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Comparatively Speaking: SPF vs. FEF
By: Anthony J. O'Lenick Jr., Siltech LLC; and Thomas O'Lenick, PhD, SurfaTech Corp.
Posted: August 30, 2011
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Fair-skinned consumers are likely to absorb more solar energy than dark-skinned consumers under the same conditions. The amount of sunscreen applied also impacts the amount of solar radiation absorbed, because more sunscreen results in less solar energy absorption.
Because sunscreens wear off and become less effective with time, the frequency with which they are reapplied is critical to limiting absorption of solar radiation. The reapplication frequency is also impacted by a consumer's activities. For example, consumers who swim while wearing sunscreen need to reapply the sunscreen more frequently because water may wash the sunscreen from the body. In addition, high levels of physical activity require more frequent reapplication because the activity may physically rub off the sunscreen and heavy sweating may wash off the sunscreen.
In general, more frequent reapplication is associated with decreased absorption of solar radiation. Because of the various factors that impact the amount of solar radiation, SPF does not reflect time in the sun. In other words, SPF does not inform consumers about the time that can be spent in the sun without getting sunburn. Rather, SPF is a relative measure of the amount of sunburn protection provided by sunscreens. It allows consumers to compare the level of sunburn protection provided by different sunscreens. For example, consumers know that SPF 30 sunscreens provide more sunburn protection than sunscreens with SPF 8.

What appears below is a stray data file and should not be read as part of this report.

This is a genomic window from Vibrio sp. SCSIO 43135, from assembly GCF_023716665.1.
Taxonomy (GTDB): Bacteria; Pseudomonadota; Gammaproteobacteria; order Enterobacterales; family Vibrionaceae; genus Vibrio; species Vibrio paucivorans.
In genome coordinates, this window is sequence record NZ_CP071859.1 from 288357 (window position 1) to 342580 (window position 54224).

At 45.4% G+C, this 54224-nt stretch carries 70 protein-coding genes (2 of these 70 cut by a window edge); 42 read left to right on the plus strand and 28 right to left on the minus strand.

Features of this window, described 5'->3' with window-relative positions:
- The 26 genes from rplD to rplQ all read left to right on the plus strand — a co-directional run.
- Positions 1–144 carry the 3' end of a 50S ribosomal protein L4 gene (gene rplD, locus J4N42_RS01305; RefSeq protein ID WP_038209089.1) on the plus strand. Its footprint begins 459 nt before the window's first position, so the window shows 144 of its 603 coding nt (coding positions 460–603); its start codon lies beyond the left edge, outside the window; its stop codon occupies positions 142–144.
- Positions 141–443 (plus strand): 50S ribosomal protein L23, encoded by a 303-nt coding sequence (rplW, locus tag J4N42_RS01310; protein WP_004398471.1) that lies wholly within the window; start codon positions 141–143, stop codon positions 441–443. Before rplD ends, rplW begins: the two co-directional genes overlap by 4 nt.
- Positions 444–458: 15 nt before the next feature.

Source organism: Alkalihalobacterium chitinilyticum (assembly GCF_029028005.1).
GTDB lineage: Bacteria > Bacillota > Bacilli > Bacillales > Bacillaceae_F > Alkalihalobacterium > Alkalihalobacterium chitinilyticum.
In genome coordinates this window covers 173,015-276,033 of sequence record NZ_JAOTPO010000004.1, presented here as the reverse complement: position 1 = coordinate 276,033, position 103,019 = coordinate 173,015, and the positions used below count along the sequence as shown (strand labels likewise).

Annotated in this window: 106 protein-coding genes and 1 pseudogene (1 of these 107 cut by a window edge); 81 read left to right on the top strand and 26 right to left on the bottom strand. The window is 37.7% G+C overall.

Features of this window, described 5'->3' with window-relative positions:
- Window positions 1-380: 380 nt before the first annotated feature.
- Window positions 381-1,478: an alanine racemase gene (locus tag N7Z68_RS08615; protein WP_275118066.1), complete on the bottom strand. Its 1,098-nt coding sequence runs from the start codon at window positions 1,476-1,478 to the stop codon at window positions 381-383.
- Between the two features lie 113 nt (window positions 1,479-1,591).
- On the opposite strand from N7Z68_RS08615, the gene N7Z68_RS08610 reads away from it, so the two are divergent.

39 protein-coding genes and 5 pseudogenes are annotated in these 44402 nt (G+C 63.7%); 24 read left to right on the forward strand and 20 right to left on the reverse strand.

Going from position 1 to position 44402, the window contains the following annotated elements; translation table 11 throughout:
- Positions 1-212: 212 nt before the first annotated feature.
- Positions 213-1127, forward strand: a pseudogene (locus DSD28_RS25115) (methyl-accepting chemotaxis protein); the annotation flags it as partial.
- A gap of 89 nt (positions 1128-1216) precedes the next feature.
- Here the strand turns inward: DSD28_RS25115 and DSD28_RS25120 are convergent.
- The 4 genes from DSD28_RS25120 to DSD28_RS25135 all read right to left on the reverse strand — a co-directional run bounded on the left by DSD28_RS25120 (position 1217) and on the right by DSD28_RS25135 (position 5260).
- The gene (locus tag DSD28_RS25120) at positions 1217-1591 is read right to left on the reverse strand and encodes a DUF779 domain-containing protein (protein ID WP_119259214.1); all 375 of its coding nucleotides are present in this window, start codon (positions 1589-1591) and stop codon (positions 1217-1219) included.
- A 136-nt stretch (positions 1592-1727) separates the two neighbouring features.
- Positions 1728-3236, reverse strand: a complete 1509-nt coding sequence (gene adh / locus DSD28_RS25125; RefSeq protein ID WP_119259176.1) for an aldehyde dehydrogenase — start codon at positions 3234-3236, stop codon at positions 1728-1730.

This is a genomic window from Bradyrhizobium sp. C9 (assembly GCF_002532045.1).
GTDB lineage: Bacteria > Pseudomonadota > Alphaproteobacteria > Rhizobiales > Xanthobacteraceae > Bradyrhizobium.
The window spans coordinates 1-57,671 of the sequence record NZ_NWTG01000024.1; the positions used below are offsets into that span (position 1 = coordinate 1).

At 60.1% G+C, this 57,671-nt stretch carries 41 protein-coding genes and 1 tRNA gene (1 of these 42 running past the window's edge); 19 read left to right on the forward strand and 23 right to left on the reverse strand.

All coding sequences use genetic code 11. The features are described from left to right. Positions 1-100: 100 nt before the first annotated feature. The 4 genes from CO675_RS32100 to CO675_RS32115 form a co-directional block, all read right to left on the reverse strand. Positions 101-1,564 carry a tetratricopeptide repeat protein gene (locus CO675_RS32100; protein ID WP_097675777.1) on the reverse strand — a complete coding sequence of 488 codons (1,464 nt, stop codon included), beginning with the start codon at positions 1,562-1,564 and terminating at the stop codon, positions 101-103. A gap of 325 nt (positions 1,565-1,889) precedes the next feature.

Formulation Efficiency Factor (FEF)
Formulation Efficiency Factor (FEF) is a new concept in the sunscreen field. This new factor relates the amount of active sunscreens in a formulation to the overall SPF of the finished product. The formula for formulation efficiency factor (ε) is shown in Figure 1.
The FEF method can be applied to common commercial sunscreen formulations. It is a quick and effective way for a formulation chemist to test the efficiency of their formula and the effectiveness of their modifications. Commercial sunscreens can be broken down into three major categories based on the formulation active ingredients: organic, inorganic/organic and inorganic actives. Three ranges of FEF factors for the actives were determined by a study of commercial sunscreens in the US market, and these ranges are shown in Table 1.